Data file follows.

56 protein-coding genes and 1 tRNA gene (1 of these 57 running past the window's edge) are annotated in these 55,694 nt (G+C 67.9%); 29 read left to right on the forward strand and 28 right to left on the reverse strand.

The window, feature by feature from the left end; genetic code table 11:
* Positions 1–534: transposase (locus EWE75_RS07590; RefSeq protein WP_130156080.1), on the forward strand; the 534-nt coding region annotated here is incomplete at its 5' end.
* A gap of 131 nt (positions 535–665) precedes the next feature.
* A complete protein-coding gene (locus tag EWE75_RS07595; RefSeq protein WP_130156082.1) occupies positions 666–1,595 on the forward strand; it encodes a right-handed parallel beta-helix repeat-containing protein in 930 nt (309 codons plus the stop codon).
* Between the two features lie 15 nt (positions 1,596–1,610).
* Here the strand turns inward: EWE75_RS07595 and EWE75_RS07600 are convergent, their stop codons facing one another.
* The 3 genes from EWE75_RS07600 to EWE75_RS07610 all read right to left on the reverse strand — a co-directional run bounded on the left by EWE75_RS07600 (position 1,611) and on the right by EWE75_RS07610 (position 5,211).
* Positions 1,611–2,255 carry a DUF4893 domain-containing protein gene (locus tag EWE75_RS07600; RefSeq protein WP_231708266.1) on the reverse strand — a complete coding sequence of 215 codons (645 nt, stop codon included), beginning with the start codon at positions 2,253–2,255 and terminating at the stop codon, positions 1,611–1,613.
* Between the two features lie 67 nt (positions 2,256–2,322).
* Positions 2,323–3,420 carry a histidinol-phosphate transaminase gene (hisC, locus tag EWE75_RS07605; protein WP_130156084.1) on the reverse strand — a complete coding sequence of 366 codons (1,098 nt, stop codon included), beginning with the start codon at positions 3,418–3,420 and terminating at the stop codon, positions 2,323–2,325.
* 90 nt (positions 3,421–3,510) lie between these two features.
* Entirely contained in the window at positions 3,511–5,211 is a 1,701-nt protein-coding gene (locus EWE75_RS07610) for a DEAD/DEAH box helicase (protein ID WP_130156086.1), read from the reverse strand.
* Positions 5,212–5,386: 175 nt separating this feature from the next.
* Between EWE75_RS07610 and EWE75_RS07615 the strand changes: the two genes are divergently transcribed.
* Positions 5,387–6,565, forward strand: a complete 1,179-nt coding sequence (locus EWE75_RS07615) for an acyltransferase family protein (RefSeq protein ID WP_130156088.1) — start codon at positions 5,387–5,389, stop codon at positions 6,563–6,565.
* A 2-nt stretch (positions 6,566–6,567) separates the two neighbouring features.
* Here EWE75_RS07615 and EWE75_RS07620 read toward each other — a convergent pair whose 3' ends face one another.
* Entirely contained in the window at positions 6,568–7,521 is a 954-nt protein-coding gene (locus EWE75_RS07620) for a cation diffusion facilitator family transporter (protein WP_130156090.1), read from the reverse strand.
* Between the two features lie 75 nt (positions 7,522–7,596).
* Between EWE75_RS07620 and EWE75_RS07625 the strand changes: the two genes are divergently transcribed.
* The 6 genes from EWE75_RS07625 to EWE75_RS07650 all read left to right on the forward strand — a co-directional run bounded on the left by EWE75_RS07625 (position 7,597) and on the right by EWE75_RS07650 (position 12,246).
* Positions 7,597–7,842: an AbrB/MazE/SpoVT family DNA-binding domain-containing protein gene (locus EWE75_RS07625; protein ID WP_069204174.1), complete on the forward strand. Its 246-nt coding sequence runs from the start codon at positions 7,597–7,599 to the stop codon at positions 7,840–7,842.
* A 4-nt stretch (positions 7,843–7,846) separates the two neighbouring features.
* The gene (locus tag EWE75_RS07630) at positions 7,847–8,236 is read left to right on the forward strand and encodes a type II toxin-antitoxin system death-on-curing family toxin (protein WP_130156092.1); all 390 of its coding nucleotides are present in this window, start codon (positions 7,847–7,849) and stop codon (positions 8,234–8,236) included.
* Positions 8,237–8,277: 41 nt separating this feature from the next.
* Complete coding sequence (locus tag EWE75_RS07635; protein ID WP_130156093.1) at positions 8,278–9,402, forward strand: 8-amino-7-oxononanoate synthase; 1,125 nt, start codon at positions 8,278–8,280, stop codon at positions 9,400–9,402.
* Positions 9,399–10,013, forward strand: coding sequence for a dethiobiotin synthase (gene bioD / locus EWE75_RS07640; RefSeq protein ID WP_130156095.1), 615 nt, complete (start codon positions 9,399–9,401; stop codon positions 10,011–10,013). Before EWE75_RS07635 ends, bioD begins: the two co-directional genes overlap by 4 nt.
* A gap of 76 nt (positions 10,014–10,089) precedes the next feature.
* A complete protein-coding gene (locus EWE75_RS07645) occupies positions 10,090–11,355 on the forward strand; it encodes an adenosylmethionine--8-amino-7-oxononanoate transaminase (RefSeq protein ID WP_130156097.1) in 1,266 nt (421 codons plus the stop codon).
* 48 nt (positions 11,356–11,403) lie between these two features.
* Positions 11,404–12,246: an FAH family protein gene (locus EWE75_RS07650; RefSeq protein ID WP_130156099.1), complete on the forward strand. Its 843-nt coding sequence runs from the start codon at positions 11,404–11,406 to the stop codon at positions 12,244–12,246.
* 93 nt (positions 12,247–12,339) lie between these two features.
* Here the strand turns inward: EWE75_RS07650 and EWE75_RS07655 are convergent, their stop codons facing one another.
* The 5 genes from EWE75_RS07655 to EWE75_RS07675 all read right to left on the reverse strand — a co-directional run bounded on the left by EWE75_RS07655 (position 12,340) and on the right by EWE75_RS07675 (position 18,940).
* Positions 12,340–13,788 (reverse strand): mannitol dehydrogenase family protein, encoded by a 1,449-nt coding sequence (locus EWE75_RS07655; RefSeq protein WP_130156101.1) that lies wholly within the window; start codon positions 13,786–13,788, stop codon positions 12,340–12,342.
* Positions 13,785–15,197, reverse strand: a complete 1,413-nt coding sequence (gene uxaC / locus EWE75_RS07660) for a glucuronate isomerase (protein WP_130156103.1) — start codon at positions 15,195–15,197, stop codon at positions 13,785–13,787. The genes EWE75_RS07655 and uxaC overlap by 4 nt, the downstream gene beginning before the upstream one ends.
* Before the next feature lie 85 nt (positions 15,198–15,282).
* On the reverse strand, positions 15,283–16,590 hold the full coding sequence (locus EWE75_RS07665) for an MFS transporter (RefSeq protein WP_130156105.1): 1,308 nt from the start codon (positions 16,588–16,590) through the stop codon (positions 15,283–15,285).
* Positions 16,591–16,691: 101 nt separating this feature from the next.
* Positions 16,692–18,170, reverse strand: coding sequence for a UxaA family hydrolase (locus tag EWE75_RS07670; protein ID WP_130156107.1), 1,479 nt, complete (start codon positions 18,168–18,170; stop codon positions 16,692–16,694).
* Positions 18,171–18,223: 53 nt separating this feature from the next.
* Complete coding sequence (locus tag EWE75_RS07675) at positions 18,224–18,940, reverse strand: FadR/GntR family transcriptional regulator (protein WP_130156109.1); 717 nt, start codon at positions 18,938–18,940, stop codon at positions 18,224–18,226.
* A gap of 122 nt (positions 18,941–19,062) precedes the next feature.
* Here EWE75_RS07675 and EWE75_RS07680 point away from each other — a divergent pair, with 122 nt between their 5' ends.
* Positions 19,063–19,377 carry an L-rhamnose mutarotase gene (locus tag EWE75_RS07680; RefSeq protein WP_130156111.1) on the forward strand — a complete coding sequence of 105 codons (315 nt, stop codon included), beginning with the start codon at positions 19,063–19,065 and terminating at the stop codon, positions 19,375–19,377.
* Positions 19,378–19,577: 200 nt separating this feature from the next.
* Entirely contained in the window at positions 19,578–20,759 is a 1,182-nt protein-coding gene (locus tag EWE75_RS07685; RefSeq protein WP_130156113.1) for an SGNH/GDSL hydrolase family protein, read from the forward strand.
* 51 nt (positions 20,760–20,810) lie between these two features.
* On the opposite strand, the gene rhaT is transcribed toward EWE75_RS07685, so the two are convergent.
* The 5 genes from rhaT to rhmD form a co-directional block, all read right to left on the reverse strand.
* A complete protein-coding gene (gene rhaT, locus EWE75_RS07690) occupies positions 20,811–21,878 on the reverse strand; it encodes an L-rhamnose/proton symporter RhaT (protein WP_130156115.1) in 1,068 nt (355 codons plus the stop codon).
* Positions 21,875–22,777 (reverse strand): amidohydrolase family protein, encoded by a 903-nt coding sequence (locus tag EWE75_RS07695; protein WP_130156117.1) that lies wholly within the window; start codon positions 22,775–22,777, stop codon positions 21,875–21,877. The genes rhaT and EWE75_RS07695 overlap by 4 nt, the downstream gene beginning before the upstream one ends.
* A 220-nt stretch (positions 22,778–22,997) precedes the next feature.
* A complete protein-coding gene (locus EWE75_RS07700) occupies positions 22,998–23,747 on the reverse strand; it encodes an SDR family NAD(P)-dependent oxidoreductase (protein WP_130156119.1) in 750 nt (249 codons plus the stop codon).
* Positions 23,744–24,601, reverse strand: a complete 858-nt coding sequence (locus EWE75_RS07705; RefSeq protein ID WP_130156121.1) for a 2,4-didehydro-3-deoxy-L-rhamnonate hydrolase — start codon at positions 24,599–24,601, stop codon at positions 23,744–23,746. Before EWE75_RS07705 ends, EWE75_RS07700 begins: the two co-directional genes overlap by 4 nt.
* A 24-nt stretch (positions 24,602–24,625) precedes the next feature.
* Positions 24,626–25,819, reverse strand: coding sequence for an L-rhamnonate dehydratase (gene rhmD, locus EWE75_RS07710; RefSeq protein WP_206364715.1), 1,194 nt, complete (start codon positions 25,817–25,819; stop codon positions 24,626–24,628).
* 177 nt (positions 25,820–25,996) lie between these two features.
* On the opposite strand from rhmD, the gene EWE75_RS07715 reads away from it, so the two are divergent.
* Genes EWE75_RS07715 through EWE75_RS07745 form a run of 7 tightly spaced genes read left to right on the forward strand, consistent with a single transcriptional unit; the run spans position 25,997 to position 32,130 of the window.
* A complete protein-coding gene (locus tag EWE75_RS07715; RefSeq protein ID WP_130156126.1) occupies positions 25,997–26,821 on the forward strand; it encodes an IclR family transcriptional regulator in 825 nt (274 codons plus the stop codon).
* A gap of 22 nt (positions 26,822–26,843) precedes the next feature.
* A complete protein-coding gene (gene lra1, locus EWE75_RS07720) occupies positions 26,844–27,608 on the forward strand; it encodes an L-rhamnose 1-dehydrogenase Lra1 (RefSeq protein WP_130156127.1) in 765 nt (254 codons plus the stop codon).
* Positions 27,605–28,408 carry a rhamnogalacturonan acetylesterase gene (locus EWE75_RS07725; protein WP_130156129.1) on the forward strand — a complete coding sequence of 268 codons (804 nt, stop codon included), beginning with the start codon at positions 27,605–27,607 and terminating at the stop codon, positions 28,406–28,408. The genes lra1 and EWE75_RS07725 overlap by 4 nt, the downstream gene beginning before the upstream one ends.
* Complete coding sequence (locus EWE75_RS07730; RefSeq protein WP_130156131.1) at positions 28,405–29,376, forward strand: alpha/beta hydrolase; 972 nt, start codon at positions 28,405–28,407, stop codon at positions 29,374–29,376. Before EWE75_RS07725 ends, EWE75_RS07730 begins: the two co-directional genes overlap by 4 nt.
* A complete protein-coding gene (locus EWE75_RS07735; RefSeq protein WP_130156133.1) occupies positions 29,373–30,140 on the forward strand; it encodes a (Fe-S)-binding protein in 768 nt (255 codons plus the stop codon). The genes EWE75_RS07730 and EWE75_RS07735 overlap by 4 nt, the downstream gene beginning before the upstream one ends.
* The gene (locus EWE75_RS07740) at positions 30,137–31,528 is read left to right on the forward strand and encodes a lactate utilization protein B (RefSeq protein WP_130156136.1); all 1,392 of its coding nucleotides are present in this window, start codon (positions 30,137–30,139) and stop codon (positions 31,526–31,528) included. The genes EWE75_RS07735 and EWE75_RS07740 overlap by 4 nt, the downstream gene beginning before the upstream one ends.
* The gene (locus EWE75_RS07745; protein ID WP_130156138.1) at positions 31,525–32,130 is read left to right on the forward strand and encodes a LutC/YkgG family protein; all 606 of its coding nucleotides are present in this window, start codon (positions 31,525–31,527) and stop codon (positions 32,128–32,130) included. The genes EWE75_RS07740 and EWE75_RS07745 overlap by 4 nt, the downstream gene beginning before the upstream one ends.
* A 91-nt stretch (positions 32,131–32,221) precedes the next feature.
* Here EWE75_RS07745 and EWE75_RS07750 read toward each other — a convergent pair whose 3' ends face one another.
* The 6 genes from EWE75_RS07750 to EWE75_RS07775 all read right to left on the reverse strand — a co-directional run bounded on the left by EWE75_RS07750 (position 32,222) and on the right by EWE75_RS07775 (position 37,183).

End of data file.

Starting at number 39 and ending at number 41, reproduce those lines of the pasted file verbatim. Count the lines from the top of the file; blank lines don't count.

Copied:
* On the reverse strand, positions 15,283–16,590 hold the full coding sequence (locus EWE75_RS07665) for an MFS transporter (RefSeq protein WP_130156105.1): 1,308 nt from the start codon (positions 16,588–16,590) through the stop codon (positions 15,283–15,285).
* Positions 16,591–16,691: 101 nt separating this feature from the next.
* Positions 16,692–18,170, reverse strand: coding sequence for a UxaA family hydrolase (locus tag EWE75_RS07670; protein ID WP_130156107.1), 1,479 nt, complete (start codon positions 18,168–18,170; stop codon positions 16,692–16,694).